Dealing with family so draining

  1. I've always thought I've been a compassionate and patient listener. Many people tell me that all the time, especially my friends. Lately, I've been feeling so drained by dealing with family. I've been working a lot of evenings and I've found that there are a lot of visitors who I have to talk with and socialize with and if they are unhappy I have to try to fix it. If they have questions I have to stop and explain until they understand. If they are rude and sometimes even down right nasty, I have to be nice and compassionate. Customer service and patient satisfaction is a big deal on our unit. I'm so tired of it. I just want to interact with my patient, do the best job I can. I want to give an adequate explanation but if they don't understand or if they have complaints or whatever I don't want to take more than 10 minutes on this. I don't have 10 minutes. I have other patients who's physiological stability is my priority. The family is not my patient. How do you deal with this? I'm wondering if you have to deal with this in the ER? I know you get a lot of other craziness, but is there this great expectation of bending over backwards for everyone and being a doormat? I feel like I give so much of myself to patients I don't have anymore energy for the family and I don't like being the one to blame when things don't work out for the family.
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    About amzyRN

    Joined: Feb '07; Posts: 1,008; Likes: 998
    RN-Emergency Services; from CA
    Specialty: ED, Cardiac-step down, tele, med surg


  3. by   damrcngrl95
    I hope you get a reply to this. I know this question has been asked in other roundabout ways. We are expected to keep patient/ family satisfaction up, but I don't like seeing it pushed to the point that other patients' care suffers because of needy families eating into time. On the other hand I do feel that most families are just worried about their loved one and have kind of the squeaky wheel gets the grease attitude. I'm still in student mode and haven't had the reality of the "real" medical world.
  4. by   LadyFree28
    You are not always going to have the answers. Utilize your charge nurse, case management (if they have one, depending on the questions and situation), as well as any member on the health care team. Sometimes the best answer is "I will try to find out"; meaning. I may not have an answer now, but I can work to find a solution. Having the position to "fix it" can be overwhelming and taxing, hence your fatigue. The priority is provide safe, effective care; however that doesn't mean having the answers, sometimes the priority is navigating questions to the appropriate sources.
  5. by   SubSippi
    If something is going to take a bit of time to explain to someone, don't be afraid to tell them that you have several things you need to take care of, but would be glad to discuss it with them later in the afternoon once things have settled down some. It'll also give you some time to talk to some people and figure out an answer, without making someone feel like they're getting blown off.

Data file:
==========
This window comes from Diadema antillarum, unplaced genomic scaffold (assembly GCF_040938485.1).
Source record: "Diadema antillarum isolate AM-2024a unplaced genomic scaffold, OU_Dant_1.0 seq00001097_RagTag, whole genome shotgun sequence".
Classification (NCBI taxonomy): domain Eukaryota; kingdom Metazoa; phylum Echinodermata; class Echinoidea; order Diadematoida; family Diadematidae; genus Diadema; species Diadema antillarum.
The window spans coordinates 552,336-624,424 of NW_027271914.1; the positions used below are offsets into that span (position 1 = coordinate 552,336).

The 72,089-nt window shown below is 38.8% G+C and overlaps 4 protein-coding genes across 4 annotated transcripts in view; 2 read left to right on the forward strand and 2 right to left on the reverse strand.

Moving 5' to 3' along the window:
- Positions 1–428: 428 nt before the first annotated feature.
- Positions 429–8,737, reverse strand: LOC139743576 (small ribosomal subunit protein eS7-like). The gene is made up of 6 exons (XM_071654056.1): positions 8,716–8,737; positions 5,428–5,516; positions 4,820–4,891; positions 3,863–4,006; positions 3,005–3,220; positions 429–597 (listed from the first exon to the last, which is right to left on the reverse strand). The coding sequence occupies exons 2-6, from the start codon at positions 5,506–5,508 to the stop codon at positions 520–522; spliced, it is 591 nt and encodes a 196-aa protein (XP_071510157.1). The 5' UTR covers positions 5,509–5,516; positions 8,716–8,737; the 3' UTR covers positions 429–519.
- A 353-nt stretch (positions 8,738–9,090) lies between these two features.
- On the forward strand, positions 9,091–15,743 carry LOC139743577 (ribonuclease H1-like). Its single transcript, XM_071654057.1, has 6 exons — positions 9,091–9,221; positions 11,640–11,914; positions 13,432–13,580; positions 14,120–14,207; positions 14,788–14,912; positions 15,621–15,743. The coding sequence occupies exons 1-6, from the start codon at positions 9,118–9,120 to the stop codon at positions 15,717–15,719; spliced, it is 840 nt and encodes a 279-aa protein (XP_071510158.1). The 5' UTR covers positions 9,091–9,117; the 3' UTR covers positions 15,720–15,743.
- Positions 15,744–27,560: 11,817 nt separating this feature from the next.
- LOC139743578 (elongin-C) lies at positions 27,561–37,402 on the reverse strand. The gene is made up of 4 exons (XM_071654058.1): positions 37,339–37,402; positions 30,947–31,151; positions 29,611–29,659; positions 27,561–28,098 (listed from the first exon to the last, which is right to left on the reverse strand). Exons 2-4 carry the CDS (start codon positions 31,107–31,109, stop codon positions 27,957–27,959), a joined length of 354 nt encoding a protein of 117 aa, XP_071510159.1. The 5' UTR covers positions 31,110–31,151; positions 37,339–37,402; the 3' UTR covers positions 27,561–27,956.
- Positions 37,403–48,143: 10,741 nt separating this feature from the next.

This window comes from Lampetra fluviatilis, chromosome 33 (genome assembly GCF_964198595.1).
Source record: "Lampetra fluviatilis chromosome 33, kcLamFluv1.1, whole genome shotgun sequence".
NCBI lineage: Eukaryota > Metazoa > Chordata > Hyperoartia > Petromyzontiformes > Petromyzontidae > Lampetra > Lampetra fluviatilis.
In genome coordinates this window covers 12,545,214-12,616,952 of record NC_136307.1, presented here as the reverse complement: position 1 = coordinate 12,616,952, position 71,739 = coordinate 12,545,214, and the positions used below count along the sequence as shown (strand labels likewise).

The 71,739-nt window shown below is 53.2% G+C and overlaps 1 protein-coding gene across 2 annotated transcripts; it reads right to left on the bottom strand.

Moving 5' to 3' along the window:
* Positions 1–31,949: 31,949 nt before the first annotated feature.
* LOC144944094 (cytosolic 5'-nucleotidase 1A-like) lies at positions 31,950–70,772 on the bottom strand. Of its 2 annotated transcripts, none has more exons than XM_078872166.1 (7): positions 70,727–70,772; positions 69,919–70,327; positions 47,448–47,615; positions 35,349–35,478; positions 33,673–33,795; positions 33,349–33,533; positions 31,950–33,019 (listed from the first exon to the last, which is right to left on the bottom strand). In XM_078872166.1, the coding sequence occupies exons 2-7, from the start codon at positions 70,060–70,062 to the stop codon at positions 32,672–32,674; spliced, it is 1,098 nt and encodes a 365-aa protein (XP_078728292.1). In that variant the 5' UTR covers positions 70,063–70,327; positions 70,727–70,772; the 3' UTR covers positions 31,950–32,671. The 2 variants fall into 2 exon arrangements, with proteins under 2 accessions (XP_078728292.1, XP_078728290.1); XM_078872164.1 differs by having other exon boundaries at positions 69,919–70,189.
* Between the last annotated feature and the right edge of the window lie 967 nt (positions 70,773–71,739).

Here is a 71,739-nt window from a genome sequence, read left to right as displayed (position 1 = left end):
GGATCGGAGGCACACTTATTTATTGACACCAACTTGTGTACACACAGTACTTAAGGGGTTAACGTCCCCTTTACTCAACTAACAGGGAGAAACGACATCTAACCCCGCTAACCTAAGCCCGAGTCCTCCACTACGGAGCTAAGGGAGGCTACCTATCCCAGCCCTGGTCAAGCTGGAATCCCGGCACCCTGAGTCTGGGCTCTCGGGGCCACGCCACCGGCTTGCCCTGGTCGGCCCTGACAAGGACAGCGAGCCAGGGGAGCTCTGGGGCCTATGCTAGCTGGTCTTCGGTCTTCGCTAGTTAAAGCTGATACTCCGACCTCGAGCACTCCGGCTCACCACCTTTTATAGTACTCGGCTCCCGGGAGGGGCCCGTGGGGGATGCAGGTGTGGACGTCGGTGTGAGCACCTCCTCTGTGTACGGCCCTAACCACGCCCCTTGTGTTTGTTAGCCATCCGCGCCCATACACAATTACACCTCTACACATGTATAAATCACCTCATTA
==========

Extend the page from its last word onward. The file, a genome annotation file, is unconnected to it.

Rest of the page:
I'm also a new grad and have run into similar issues with a patient's family. I just try to remind myself that, even though it's easier for me for a patient to be alone, it's so much better for them to have family around. My more experienced co-workers have also told me that once I have more experience and more confidence, answers will come more easily and will take less time. AND not to worry myself to death that my medications are getting out a little late.
  6. by   07302003
    Turf it, to the charge nurse, the unit manager, the house manager, especially complaints.
    That is why they are there, and they often have the time and patience and people skills to deal with it.
    Your job is the safety of the other patients, and if they are interfering with that, invoke the chain of command. If someone dies because you were listening to another family carry on, you are at fault.
    "Let me get ahold of someone who can help you." When you invoke the chain of command they feel like their concerns are validated. If patient satisfaction is a priority management should be there to back you up.
  7. by   Kooky Korky
    One family member of a pt took up 20 minutes - 20 minutes! - of my time the other day. I had to hear all of her frustrations, and I did come to understand and felt badly for her, but this came after I'd already explained everything to 2 other relatives - one at a time because they arrived separately.
    The first relative in person was very nice. The second one came out swinging. She told me right up front that she was an RN and was thinking about getting a lawyer and on and on. I resented her but also understood where she was coming from.
    Believe me, I covered my butt that shift, as I always do with every pt, but I notified 2 different doctors of the family's concerns this time.
    Reminded me of how I had treated nurses when my loved one was ill. That is, dumping on nurses because I felt the whole situation was so wrong.
  8. by   ktliz
    We just implemented a strict "spokesperson" policy. Each patient can have max 2 spokespersons who receive all the updates on the patient. Any additional family and friends are directed to speak to one of the spokespersons. Of course, visitors may still have questions while they are there, but it does help to cut down on repeating yourself 10 times.

    I like the previous poster's idea of letting the person know you are busy right now, but that you are more than willing to talk a bit later.